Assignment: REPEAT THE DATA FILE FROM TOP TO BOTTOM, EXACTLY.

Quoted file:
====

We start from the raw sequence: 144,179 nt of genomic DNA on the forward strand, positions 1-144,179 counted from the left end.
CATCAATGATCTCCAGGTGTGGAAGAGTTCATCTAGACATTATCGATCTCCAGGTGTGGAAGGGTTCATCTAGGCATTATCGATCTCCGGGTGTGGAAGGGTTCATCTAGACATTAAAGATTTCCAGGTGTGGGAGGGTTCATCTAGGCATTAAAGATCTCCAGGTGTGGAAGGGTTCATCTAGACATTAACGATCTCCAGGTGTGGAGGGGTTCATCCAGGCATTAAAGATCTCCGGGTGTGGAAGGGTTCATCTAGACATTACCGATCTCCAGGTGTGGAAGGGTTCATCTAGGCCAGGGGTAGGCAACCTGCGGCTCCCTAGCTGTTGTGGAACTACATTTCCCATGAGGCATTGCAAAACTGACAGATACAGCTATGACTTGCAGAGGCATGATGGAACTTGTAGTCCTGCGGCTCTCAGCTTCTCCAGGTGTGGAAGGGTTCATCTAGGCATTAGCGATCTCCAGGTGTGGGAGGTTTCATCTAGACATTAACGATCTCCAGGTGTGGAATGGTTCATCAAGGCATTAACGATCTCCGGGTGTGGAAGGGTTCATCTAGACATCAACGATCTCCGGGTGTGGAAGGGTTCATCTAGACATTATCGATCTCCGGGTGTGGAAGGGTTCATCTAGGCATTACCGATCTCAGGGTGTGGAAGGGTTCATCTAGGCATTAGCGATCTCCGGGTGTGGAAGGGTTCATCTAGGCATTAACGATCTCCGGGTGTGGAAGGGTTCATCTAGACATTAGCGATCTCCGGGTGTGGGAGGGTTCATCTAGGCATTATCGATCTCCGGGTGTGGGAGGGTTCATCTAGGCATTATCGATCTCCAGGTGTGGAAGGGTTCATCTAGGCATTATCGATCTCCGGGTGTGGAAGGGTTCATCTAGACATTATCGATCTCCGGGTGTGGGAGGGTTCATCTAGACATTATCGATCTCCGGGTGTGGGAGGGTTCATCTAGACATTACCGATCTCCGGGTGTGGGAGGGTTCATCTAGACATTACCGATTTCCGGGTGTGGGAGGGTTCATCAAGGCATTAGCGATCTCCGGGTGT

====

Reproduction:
We start from the raw sequence: 144,179 nt of genomic DNA on the forward strand, positions 1-144,179 counted from the left end.
CATCAATGATCTCCAGGTGTGGAAGAGTTCATCTAGACATTATCGATCTCCAGGTGTGGAAGGGTTCATCTAGGCATTATCGATCTCCGGGTGTGGAAGGGTTCATCTAGACATTAAAGATTTCCAGGTGTGGGAGGGTTCATCTAGGCATTAAAGATCTCCAGGTGTGGAAGGGTTCATCTAGACATTAACGATCTCCAGGTGTGGAGGGGTTCATCCAGGCATTAAAGATCTCCGGGTGTGGAAGGGTTCATCTAGACATTACCGATCTCCAGGTGTGGAAGGGTTCATCTAGGCCAGGGGTAGGCAACCTGCGGCTCCCTAGCTGTTGTGGAACTACATTTCCCATGAGGCATTGCAAAACTGACAGATACAGCTATGACTTGCAGAGGCATGATGGAACTTGTAGTCCTGCGGCTCTCAGCTTCTCCAGGTGTGGAAGGGTTCATCTAGGCATTAGCGATCTCCAGGTGTGGGAGGTTTCATCTAGACATTAACGATCTCCAGGTGTGGAATGGTTCATCAAGGCATTAACGATCTCCGGGTGTGGAAGGGTTCATCTAGACATCAACGATCTCCGGGTGTGGAAGGGTTCATCTAGACATTATCGATCTCCGGGTGTGGAAGGGTTCATCTAGGCATTACCGATCTCAGGGTGTGGAAGGGTTCATCTAGGCATTAGCGATCTCCGGGTGTGGAAGGGTTCATCTAGGCATTAACGATCTCCGGGTGTGGAAGGGTTCATCTAGACATTAGCGATCTCCGGGTGTGGGAGGGTTCATCTAGGCATTATCGATCTCCGGGTGTGGGAGGGTTCATCTAGGCATTATCGATCTCCAGGTGTGGAAGGGTTCATCTAGGCATTATCGATCTCCGGGTGTGGAAGGGTTCATCTAGACATTATCGATCTCCGGGTGTGGGAGGGTTCATCTAGACATTATCGATCTCCGGGTGTGGGAGGGTTCATCTAGACATTACCGATCTCCGGGTGTGGGAGGGTTCATCTAGACATTACCGATTTCCGGGTGTGGGAGGGTTCATCAAGGCATTAGCGATCTCCGGGTGT